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Lamination schedule and mold release

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Old 12-24-2017, 10:29 AM
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Mms_citrus
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Default Lamination schedule and mold release

2 questions. First, what would you all recommend for the lamination schedule on this model? It’s 42” span. I was thinking that 2 layers 4 ounce might be enough, but I’m not sure...
Second, I’ve been messing around with parting planes. I was going to do a top bottom split, but I’ve been thinking and I don’t think my canopy will release unless I split the top in half? Am I correct in this belief? I also decided to mold the rudder with the top fuse, so I’m looking at a 4 piece top mold, which is fine. I think I’ll be happier with the outcome. Any thought are appreciated.

for clarification, not the lamination schedule on the mold, but on the parts I produce from the mold. I’ve got my mold materials all figured out.
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Last edited by Mms_citrus; 12-24-2017 at 10:31 AM.
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Old 12-24-2017, 12:10 PM
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Mold release wax, and PVA (polyvinyl alcohol) for release. 2 layers of 4 oz. will probably be a good place to start. I really like a "crowfoot weave" or a "twill weave" because they drape, or take contours well. Be prepared for disappointments! Your first attempts won't be perfect. Study molding techniques, and part layup processes. Fiberglast Products has training videos on the net. I've been working in fiberglass for 40 years, and I still make mistakes, and I'm still learning. Thayercraft is a good source for cloth. I just got about 30 yards from Steve last week.
Most modelers split their airplanes vertically. That's what I've always done. That doesn't mean that for your project you can't split it horizontally. It's your choice. Keep in mind the "draft of the part". You don't want it to lock up in the mold. A lap seam is a great way to join the part halves, but it requires more mold preparation up front. It pays off in the long run if you are producing a lot of fuselages, but not so much if you only plan to make one, or a couple of parts. The alternative to a lap seam, and the most common way of joining parts, is with joint tape. In a production environment it's beneficial to join the halves in the mold, which requires access to the inside of the part through the mold (typically the wing saddle) and special tools. The parts can also be joined outside the mold. I tape them together, or spot glue with CA, and then tape the seams internally. Good luck, and let us know how it turns out.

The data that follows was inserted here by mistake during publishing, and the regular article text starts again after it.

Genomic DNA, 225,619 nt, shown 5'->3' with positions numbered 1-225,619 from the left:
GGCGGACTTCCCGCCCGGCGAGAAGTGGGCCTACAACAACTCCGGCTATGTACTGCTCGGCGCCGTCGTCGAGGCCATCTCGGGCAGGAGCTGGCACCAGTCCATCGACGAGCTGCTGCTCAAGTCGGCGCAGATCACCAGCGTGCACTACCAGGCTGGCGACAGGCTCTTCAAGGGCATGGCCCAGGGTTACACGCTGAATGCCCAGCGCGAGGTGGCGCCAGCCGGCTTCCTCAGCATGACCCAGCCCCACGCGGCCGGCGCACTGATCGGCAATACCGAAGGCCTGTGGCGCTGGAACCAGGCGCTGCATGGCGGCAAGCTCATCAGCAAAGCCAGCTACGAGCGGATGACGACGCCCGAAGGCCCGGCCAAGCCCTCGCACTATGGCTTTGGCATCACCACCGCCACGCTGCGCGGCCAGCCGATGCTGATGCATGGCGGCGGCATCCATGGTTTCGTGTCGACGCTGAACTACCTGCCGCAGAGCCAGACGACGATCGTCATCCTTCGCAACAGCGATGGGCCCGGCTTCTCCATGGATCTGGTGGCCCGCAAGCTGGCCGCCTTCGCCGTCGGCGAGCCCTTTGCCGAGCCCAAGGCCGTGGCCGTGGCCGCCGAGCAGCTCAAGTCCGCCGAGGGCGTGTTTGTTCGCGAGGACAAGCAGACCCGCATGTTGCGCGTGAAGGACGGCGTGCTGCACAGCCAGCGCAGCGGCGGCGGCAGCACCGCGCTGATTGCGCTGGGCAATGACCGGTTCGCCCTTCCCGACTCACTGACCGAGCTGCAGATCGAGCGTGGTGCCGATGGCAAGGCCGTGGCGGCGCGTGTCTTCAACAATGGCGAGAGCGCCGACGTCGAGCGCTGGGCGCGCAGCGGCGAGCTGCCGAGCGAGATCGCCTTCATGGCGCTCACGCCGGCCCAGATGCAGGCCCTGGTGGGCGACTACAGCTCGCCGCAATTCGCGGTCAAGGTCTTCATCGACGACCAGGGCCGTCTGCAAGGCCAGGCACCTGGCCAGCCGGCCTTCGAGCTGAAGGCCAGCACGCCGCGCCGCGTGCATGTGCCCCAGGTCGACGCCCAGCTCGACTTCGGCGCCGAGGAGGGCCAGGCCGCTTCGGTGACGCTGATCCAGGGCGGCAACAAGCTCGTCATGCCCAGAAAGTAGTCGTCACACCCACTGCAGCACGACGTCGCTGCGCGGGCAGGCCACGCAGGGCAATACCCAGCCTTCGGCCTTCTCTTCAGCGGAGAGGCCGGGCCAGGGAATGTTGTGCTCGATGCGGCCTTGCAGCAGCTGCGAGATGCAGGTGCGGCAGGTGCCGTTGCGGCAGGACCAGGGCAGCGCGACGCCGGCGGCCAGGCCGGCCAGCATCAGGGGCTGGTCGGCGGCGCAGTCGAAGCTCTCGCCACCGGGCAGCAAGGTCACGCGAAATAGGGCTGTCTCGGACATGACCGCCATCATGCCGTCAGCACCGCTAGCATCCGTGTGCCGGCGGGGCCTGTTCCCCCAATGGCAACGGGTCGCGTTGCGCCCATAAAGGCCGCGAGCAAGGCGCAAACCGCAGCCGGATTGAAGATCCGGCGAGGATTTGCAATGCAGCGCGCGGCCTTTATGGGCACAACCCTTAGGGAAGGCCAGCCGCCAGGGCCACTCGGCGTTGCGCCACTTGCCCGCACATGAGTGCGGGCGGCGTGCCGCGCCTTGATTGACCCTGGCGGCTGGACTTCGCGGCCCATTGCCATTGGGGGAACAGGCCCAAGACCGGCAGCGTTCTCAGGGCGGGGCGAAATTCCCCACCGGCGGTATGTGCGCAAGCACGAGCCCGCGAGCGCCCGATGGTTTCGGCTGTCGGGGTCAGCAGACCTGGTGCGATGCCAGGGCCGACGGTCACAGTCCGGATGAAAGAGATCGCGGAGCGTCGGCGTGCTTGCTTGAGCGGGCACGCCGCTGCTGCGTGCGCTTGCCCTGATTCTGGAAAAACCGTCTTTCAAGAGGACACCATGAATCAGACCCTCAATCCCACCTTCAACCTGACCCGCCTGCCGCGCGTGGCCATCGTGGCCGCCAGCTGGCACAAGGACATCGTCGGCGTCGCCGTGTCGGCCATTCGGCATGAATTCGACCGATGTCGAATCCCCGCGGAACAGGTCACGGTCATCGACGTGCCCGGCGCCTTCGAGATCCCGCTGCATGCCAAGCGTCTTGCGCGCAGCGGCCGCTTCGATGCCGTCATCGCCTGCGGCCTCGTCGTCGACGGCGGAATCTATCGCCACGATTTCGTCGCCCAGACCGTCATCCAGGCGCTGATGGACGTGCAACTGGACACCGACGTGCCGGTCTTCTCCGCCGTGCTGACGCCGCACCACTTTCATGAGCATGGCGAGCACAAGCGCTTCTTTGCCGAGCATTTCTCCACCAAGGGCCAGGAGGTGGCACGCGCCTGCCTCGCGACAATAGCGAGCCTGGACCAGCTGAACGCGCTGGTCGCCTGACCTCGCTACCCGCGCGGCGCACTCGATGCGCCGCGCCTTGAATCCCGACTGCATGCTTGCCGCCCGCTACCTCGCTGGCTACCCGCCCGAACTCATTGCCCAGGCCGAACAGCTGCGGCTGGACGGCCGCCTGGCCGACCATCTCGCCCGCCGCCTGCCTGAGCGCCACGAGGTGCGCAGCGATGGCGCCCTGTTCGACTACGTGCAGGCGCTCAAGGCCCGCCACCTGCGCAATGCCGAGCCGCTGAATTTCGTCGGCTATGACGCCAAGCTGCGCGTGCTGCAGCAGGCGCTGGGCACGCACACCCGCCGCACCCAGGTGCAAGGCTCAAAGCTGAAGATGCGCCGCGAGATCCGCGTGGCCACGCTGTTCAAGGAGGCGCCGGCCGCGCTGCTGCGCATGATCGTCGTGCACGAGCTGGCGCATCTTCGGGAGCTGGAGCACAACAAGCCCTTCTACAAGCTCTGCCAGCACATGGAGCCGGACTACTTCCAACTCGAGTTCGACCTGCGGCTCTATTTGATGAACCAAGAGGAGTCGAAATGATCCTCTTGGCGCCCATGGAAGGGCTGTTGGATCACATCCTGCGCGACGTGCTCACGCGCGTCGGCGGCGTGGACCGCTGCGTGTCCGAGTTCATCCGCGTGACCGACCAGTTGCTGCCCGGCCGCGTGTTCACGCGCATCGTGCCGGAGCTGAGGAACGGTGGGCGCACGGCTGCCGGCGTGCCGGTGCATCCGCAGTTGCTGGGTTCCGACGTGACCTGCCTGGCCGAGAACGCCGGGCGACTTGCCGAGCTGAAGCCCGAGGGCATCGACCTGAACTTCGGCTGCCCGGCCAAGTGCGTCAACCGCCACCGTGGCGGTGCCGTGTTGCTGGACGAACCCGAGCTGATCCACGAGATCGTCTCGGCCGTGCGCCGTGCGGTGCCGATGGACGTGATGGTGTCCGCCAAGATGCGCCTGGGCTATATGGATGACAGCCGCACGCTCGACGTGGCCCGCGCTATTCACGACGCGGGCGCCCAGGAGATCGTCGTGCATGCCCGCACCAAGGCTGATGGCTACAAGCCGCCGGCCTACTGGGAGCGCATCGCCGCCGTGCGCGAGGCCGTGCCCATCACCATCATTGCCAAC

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Old 12-24-2017, 12:39 PM
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THe shape of the fuse is not conducive to a vertical split. The route Iím going now takes any draft into account, itís just a lot of extra molding. Having never done this before I donít know how much of a recess will lock a part in the mold. I originally intended to do only a 2 part fuse, top and bottom. The canopy sides are almost vertical with horizontal recessed panel lines. I assumed the would lock and not pull straight up, hence the split upper half fuse. Basically I donít know how much panel lines will effect the release.
as far as joining the fuse halfís, I had intended to mix up an epoxy putty and glue my bulkheads and fuse parts together as one. Any reason this wonít work? I would be able to seam it after I pull the parts but Iíd prefer not to. Iím counting grams at this point.
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Old 12-24-2017, 09:43 PM
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Small ridges on the canopy probably won't "lock" the part up in the mold, since there is some flexibility to thin layups. If the "plug" came out of the mold, the parts should. Using a blast of air, especially if you only have a slight draft in your mold, helps to pop parts out of the mold. Your plan to build the internal structure, and form the molded parts over it should work. Give it a try, and see if it gives you the results you desire. Keep in mind that most glass fuselages are joined as a unit, and then the internal structure placed inside. The typical model only requires a minimum of reinforcing parts: a firewall, wing hold down plates, stab doublers, maybe a rudder post, and servo rails.
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Old 12-30-2017, 04:21 PM
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My wings are molded and the horizontal stab. Came out good for my first attempt.

Scratch build McDonnell XP-67
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Old 12-30-2017, 05:44 PM
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Great work. I wish I had seen your complete thread before I tried to answer your question on "parting" your fuselage mold. Looks like you have mastered many of the tricks and techniques of molding fiberglass parts. Now that I see that you are incorporating some of the wing with the fuselage, I understand why you wanted to mold outer skins to go over an internal structure. Good job.
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Old 01-04-2018, 09:43 PM
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So I’ve been experimenting with the wing and hor stab layup. I need a little advice. So I’ve been playing around with 4oz, and I’m getting a little trouble on the edges, some voids. I’m just doing wet layup. I’m not vacuum bagging......yet. I may have to tho. If I’m careful with resin application I can keep the weight low enough. I’m looking at full wing skins coming in at around 1.4 ounces, 1.7 with spars and and servo.